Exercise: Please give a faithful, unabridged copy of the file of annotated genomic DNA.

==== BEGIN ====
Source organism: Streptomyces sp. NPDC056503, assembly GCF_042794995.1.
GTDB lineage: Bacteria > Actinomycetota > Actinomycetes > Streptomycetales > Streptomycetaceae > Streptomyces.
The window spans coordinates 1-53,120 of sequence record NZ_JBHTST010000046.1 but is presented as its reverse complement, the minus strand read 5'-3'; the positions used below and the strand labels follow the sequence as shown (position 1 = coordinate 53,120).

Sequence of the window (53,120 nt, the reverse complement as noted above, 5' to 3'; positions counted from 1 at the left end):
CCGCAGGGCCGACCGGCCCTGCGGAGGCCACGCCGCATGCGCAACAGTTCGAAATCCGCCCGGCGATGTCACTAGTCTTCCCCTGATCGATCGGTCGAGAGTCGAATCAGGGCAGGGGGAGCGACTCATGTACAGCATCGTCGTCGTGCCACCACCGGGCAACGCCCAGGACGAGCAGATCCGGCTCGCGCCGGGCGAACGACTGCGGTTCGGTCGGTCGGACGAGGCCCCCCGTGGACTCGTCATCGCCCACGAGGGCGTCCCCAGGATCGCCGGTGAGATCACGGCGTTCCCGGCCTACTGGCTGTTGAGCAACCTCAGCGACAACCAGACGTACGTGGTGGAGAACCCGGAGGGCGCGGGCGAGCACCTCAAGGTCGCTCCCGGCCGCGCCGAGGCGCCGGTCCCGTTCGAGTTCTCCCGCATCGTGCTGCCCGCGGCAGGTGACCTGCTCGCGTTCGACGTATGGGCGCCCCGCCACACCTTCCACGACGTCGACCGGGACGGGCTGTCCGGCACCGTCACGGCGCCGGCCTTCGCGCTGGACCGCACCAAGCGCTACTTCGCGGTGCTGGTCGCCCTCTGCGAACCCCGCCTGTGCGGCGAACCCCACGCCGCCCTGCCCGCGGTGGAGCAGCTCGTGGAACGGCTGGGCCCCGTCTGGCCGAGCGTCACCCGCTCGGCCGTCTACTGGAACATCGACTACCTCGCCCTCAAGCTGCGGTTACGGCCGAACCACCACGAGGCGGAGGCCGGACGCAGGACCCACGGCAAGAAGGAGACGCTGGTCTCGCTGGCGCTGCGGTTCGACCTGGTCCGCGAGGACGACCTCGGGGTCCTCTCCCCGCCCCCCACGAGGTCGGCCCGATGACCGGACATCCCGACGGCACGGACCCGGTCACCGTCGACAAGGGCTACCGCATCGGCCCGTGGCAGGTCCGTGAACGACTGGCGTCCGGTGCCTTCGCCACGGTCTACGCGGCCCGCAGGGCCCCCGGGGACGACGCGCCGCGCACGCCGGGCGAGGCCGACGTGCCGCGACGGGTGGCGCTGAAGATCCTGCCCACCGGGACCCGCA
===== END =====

Source organism: Streptomyces sp. NPDC056503, assembly GCF_042794995.1.
GTDB lineage: Bacteria > Actinomycetota > Actinomycetes > Streptomycetales > Streptomycetaceae > Streptomyces.
The window spans coordinates 1-53,120 of sequence record NZ_JBHTST010000046.1 but is presented as its reverse complement, the minus strand read 5'-3'; the positions used below and the strand labels follow the sequence as shown (position 1 = coordinate 53,120).

Sequence of the window (53,120 nt, the reverse complement as noted above, 5' to 3'; positions counted from 1 at the left end):
CCGCAGGGCCGACCGGCCCTGCGGAGGCCACGCCGCATGCGCAACAGTTCGAAATCCGCCCGGCGATGTCACTAGTCTTCCCCTGATCGATCGGTCGAGAGTCGAATCAGGGCAGGGGGAGCGACTCATGTACAGCATCGTCGTCGTGCCACCACCGGGCAACGCCCAGGACGAGCAGATCCGGCTCGCGCCGGGCGAACGACTGCGGTTCGGTCGGTCGGACGAGGCCCCCCGTGGACTCGTCATCGCCCACGAGGGCGTCCCCAGGATCGCCGGTGAGATCACGGCGTTCCCGGCCTACTGGCTGTTGAGCAACCTCAGCGACAACCAGACGTACGTGGTGGAGAACCCGGAGGGCGCGGGCGAGCACCTCAAGGTCGCTCCCGGCCGCGCCGAGGCGCCGGTCCCGTTCGAGTTCTCCCGCATCGTGCTGCCCGCGGCAGGTGACCTGCTCGCGTTCGACGTATGGGCGCCCCGCCACACCTTCCACGACGTCGACCGGGACGGGCTGTCCGGCACCGTCACGGCGCCGGCCTTCGCGCTGGACCGCACCAAGCGCTACTTCGCGGTGCTGGTCGCCCTCTGCGAACCCCGCCTGTGCGGCGAACCCCACGCCGCCCTGCCCGCGGTGGAGCAGCTCGTGGAACGGCTGGGCCCCGTCTGGCCGAGCGTCACCCGCTCGGCCGTCTACTGGAACATCGACTACCTCGCCCTCAAGCTGCGGTTACGGCCGAACCACCACGAGGCGGAGGCCGGACGCAGGACCCACGGCAAGAAGGAGACGCTGGTCTCGCTGGCGCTGCGGTTCGACCTGGTCCGCGAGGACGACCTCGGGGTCCTCTCCCCGCCCCCCACGAGGTCGGCCCGATGACCGGACATCCCGACGGCACGGACCCGGTCACCGTCGACAAGGGCTACCGCATCGGCCCGTGGCAGGTCCGTGAACGACTGGCGTCCGGTGCCTTCGCCACGGTCTACGCGGCCCGCAGGGCCCCCGGGGACGACGCGCCGCGCACGCCGGGCGAGGCCGACGTGCCGCGACGGGTGGCGCTGAAGATCCTGCCCACCGGGACCCGCA